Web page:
Recommendation 15: The current three stage legislative process should be replaced with a five stage process to include pre-legislative and post-legislative scrutiny. While the existing three stage legislative scrutiny process would remain at its core, committees should include pre- and post-legislative scrutiny in their work programmes.  We recommend: 

a. Scottish ministers (or indeed members’ or committee bill proposers) should provide a short statement in the chamber or relevant committee every time a consultation on proposed legislation is launched (potentially a new stage 1 of the five stage process);

b. the accompanying documents published with bills should provide more detail about the research and evidential base used to underpin that legislation; the following accompanying documents should also be provided upon introduction: business and regulatory impact assessments; equalities impact assessments; and key outcome measures which will enable the success of any legislation to be assessed;

c. committees should be invited by the Parliamentary Bureau to set the timescale for completing their consideration of a bill;  d. in addition to the SPPAC recommendations regarding presentation of amendments at existing stages 2 and 3, and a pause mechanism at stage 3, we recommend the rules relating to the stage 3 referral back to the lead committee be changed; we recommend it should be possible, in exceptional cases, to refer a bill back to the lead committee and the Delegated Powers and Law Reform Committee at stage 3; and

e. the Scottish Government (or other relevant public body) should be required to provide the Parliament with a post-legislative statement a set period after a bill is passed (potentially a new stage 5 of our five stage process).

SPPA Committee consideration: the Committee supported the Committee’s objective of enhancing pre- and post-legislative scrutiny. However, it was not persuaded that additional formal stages to the legislative process were required on the basis that committees are currently able to undertake this scrutiny using existing procedures. In addition, a new Public Audit and Post-legislative scrutiny Committee has recently been established.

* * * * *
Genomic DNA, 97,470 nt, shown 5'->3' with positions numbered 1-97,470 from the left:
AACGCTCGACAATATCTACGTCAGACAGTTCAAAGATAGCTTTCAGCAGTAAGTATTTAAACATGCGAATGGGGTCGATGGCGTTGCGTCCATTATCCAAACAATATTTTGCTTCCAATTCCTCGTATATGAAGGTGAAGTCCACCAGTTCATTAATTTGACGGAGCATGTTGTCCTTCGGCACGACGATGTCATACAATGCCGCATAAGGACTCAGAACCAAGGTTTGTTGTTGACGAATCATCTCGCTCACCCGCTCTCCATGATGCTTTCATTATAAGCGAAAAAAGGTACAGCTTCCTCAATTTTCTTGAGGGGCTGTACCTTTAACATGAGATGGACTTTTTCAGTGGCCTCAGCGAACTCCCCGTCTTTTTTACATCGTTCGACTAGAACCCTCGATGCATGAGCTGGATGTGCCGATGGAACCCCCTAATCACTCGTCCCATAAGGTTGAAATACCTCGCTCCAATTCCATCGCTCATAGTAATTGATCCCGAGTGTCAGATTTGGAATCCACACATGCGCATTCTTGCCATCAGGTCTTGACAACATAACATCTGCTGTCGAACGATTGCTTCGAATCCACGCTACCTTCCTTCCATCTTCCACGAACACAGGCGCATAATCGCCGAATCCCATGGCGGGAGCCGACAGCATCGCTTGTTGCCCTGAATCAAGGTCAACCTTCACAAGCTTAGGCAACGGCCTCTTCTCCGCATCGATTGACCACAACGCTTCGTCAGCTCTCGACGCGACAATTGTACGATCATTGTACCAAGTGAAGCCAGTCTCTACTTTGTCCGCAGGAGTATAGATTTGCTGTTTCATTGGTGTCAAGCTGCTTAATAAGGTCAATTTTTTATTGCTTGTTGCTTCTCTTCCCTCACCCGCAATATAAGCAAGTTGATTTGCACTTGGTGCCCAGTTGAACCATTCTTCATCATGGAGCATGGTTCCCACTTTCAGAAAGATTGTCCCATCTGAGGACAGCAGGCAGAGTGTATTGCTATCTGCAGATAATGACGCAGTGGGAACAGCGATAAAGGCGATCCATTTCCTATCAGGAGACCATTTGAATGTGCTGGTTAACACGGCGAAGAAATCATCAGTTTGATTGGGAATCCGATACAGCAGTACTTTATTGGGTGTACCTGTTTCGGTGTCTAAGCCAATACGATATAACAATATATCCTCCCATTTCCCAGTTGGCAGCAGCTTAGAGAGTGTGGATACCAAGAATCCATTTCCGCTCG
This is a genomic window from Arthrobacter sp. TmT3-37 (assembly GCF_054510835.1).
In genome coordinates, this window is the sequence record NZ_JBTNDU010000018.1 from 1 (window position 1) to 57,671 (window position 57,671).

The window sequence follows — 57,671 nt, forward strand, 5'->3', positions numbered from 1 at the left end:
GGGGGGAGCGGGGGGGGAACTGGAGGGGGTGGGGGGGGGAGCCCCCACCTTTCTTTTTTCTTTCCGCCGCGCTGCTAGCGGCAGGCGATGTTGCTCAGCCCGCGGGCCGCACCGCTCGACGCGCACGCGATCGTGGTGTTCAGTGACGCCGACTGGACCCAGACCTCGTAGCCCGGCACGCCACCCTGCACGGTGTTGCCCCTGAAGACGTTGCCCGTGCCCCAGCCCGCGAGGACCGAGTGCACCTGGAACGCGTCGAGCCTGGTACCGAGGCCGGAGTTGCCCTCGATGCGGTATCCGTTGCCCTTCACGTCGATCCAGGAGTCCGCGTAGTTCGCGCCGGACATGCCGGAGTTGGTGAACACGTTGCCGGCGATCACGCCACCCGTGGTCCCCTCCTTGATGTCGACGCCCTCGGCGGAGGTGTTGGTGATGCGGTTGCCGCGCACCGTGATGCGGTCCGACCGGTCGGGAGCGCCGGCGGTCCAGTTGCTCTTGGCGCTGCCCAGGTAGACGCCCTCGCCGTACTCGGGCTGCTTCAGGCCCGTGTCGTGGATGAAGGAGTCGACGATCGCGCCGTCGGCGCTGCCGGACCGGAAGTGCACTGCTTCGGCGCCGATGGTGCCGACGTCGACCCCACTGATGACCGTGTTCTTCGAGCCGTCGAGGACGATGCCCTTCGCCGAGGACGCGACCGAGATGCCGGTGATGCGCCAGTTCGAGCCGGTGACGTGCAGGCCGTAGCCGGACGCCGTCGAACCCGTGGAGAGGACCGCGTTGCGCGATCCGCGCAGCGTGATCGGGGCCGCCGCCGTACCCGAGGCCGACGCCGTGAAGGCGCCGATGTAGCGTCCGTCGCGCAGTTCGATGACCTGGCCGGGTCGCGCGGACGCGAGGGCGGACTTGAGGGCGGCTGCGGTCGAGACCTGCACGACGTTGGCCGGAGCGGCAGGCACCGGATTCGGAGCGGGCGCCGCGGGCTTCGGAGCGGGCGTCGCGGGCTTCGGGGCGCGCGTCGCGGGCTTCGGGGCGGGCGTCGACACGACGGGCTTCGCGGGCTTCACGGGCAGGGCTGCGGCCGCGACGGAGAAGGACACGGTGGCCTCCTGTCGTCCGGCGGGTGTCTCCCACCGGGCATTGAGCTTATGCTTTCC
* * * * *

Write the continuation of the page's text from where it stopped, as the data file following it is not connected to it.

Legislative Standards Body

Recommendation 16: To provide a Scotland-wide approach and understanding of what constitutes good legislation, the Parliament should establish a Legislative Standards Body.

SPPA Committee consideration: the Committee agreed to task a working group of officials from the Parliament and the Scottish Government to assess how recommendation 16 can best be progressed, taking account of current initiatives and practice, and bring a proposal back to the Committee for its further consideration in autumn 2018.

Conveners – elections and remuneration / resources

Recommendation 1: Parliament should put in place procedures for the election of conveners from the start of the next session.

Recommendation 2: Whether conveners are then remunerated and/or receive additional resources for this role should be based on an objective assessment of their workloads and the expectations of their roles. This assessment should be part of a wider exercise considering additional remuneration for other parliamentary positions (such as party leaders) as referred to later in this report.

SPPA Committee consideration: the Committee will further consider its approach to this recommendation in autumn 2018.

Regular reviews of Standing Orders

Recommendation 23: We recommend that the Standing Orders of the Parliament be reviewed, in their entirety, towards the end of each session. This would utilise the knowledge and experiences of members as they approach dissolution and would enable a measured and holistic approach to rule changes.

SPPA Committee consideration: the Committee agreed to establish a log to provide a centralised system for recording any non-urgent changes to Standing Orders, and to consider further the need for a review of Standing Orders in year 4 of the current parliamentary session.

Diversity – representatives, rules and procedures

Recommendation 24: A systematic review of Standing Orders should be undertaken to ensure that it is diversity sensitive and inclusive to facilitate equal and effective participation by MSPs in all business.

SPPA Committee consideration: the Committee will consider this recommendation further in autumn 2018 in light of initiatives in other legislatures to improve inclusivity and diversity.

Improving understanding of parliamentary language

Recommendation 68: In addition to giving greater prominence to the Parliament’s online glossary, the systematic reviews of the Parliament’s rules we have recommended should include reviewing, and where appropriate, modernising the language used.

SPPA Committee consideration: the Committee will consider this recommendation further in autumn 2018.

Correspondence

Members Bills

At its meeting on 18 January 2018 the Committee agreed to write to the Minister for Parliamentary Business on regarding Member’s Bills and the Minister responded on 7 March 2018.